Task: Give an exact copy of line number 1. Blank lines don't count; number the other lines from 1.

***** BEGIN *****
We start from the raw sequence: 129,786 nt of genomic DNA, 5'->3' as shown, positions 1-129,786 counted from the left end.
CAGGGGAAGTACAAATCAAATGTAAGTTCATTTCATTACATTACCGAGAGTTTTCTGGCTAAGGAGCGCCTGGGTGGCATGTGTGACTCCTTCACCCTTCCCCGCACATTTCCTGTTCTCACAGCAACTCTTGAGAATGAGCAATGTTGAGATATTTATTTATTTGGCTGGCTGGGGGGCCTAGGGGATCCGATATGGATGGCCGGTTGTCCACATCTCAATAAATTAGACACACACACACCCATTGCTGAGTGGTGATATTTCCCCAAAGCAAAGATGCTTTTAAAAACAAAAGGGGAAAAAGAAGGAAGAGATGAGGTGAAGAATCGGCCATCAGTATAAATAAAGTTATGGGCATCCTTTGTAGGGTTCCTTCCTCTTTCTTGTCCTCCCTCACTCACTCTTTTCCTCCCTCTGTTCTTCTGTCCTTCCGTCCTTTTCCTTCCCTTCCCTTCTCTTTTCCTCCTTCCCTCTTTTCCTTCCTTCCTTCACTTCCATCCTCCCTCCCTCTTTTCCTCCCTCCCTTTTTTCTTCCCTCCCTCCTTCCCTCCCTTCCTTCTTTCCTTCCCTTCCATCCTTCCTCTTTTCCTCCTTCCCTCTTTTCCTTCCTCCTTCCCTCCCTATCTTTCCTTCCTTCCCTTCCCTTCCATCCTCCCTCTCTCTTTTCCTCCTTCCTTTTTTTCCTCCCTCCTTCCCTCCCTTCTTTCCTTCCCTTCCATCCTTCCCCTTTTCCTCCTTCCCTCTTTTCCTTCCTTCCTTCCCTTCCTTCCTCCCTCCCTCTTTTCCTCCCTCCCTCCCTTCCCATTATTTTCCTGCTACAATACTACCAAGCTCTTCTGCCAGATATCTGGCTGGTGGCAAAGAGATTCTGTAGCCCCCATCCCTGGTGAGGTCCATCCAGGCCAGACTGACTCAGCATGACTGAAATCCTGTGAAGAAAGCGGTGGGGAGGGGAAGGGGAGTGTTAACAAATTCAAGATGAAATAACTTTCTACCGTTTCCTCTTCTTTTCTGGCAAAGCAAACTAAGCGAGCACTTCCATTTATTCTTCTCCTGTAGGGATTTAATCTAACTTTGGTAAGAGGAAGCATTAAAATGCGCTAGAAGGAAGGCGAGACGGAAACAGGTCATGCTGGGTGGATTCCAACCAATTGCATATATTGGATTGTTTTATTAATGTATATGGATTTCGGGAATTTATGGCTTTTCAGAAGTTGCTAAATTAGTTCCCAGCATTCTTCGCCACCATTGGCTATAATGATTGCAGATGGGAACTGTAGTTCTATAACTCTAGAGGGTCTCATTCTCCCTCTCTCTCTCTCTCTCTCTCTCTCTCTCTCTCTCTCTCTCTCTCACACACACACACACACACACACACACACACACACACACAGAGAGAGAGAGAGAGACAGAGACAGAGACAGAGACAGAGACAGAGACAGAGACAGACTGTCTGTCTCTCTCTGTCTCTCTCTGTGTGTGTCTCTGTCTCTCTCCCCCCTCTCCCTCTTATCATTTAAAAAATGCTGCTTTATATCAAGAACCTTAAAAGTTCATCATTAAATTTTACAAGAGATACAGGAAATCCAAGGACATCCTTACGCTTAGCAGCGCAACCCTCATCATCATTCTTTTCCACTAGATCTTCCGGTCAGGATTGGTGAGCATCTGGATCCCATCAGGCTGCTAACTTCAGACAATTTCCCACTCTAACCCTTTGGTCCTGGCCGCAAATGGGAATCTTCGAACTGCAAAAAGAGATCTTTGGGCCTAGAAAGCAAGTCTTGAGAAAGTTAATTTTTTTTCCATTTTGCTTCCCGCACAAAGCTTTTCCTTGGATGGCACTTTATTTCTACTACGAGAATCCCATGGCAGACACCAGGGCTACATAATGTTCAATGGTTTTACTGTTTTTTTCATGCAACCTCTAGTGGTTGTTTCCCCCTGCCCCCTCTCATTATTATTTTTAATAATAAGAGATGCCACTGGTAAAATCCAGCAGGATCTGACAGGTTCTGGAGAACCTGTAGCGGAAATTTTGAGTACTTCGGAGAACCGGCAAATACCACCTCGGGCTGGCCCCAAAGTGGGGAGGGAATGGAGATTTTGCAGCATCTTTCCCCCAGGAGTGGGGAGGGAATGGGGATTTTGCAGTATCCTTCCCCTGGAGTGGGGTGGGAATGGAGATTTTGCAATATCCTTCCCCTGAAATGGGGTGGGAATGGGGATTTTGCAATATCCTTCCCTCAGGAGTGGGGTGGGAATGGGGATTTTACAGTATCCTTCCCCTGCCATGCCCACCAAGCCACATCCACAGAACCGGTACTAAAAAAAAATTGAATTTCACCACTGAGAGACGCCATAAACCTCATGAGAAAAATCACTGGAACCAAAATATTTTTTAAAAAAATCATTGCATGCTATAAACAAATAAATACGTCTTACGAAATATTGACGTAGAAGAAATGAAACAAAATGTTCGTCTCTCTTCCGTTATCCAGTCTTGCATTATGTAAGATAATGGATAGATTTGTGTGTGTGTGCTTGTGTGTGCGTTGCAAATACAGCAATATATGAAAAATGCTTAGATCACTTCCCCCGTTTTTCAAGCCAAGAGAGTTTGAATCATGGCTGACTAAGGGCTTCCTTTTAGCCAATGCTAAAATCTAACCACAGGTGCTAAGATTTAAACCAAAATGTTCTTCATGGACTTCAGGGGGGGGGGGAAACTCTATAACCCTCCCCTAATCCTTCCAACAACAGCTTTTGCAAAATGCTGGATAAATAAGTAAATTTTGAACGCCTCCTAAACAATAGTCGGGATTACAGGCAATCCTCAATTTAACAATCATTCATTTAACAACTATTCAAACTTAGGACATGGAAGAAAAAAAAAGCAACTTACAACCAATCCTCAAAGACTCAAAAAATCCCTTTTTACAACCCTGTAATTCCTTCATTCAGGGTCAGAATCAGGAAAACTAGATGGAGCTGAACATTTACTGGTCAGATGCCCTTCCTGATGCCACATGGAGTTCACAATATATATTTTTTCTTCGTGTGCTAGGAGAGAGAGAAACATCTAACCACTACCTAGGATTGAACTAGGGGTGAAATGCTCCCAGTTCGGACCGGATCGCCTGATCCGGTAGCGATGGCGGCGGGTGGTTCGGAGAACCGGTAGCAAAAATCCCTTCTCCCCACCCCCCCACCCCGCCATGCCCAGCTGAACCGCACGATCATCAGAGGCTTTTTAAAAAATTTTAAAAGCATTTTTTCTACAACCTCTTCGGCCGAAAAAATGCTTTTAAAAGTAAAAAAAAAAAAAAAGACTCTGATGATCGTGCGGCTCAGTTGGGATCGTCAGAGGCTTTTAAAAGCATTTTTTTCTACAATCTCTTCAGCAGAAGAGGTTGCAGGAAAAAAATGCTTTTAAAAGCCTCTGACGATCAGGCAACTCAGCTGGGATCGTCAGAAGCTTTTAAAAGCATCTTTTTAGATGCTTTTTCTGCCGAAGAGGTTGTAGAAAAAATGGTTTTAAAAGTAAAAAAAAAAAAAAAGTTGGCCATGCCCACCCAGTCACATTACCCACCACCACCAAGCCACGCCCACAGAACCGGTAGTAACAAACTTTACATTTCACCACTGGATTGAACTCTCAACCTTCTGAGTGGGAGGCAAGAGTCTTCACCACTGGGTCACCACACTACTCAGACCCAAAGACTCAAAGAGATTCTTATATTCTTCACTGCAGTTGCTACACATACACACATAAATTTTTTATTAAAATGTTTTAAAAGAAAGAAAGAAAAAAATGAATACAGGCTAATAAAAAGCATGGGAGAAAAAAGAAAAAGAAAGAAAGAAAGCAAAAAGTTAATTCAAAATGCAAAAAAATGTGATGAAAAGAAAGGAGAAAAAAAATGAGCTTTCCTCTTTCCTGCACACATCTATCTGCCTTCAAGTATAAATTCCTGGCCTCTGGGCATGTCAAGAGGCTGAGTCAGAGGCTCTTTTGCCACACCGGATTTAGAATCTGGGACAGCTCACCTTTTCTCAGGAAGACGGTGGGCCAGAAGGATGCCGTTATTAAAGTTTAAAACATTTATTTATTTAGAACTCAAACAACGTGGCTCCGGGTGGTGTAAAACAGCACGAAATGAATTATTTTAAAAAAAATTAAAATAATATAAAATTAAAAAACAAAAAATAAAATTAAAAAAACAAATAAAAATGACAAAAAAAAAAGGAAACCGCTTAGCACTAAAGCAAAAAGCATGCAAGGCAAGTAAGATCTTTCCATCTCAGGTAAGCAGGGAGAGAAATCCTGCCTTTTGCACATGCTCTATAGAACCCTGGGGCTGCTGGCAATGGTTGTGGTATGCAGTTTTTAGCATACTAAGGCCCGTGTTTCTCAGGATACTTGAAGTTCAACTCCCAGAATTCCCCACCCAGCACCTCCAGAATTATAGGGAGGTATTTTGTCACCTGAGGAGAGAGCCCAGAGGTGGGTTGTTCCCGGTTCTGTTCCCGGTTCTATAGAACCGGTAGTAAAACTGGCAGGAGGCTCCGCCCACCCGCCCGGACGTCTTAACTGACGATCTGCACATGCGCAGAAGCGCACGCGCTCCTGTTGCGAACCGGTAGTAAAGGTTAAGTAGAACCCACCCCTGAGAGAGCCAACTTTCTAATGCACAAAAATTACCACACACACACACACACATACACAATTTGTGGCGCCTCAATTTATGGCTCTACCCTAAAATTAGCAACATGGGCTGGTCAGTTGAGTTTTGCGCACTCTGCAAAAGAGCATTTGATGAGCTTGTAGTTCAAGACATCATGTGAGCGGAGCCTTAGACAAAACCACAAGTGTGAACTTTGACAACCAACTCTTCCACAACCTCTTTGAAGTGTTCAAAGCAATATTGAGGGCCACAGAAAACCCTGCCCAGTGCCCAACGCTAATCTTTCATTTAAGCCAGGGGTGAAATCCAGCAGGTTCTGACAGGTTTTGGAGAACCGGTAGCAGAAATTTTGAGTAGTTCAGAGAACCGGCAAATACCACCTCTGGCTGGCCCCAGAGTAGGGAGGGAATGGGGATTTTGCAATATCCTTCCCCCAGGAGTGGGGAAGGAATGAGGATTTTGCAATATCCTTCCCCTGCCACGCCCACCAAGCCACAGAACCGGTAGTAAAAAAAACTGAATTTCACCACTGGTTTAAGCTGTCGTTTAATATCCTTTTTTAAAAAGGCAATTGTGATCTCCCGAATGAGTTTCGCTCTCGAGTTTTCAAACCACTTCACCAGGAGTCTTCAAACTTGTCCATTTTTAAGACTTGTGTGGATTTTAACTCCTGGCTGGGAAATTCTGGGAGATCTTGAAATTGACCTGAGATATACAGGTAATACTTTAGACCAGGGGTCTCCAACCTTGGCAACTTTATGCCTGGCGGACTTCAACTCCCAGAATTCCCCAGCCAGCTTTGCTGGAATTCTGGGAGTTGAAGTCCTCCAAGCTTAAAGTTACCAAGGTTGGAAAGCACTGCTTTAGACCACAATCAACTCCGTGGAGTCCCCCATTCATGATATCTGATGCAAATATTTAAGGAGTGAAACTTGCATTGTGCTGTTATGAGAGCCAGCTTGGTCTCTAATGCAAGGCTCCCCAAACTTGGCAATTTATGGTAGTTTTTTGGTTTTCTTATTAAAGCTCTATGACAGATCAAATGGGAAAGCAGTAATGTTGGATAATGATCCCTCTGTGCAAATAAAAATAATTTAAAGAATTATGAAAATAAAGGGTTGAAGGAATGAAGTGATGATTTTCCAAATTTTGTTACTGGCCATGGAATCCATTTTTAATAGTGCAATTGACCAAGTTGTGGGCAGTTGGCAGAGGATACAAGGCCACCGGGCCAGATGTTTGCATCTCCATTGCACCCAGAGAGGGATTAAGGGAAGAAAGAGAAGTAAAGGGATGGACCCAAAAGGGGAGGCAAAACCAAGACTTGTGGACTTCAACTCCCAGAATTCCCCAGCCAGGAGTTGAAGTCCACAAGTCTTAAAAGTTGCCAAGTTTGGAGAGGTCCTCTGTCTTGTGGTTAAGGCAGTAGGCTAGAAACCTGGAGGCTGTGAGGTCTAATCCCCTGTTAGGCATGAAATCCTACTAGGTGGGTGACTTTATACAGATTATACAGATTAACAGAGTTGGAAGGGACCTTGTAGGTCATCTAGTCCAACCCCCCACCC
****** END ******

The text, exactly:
We start from the raw sequence: 129,786 nt of genomic DNA, 5'->3' as shown, positions 1-129,786 counted from the left end.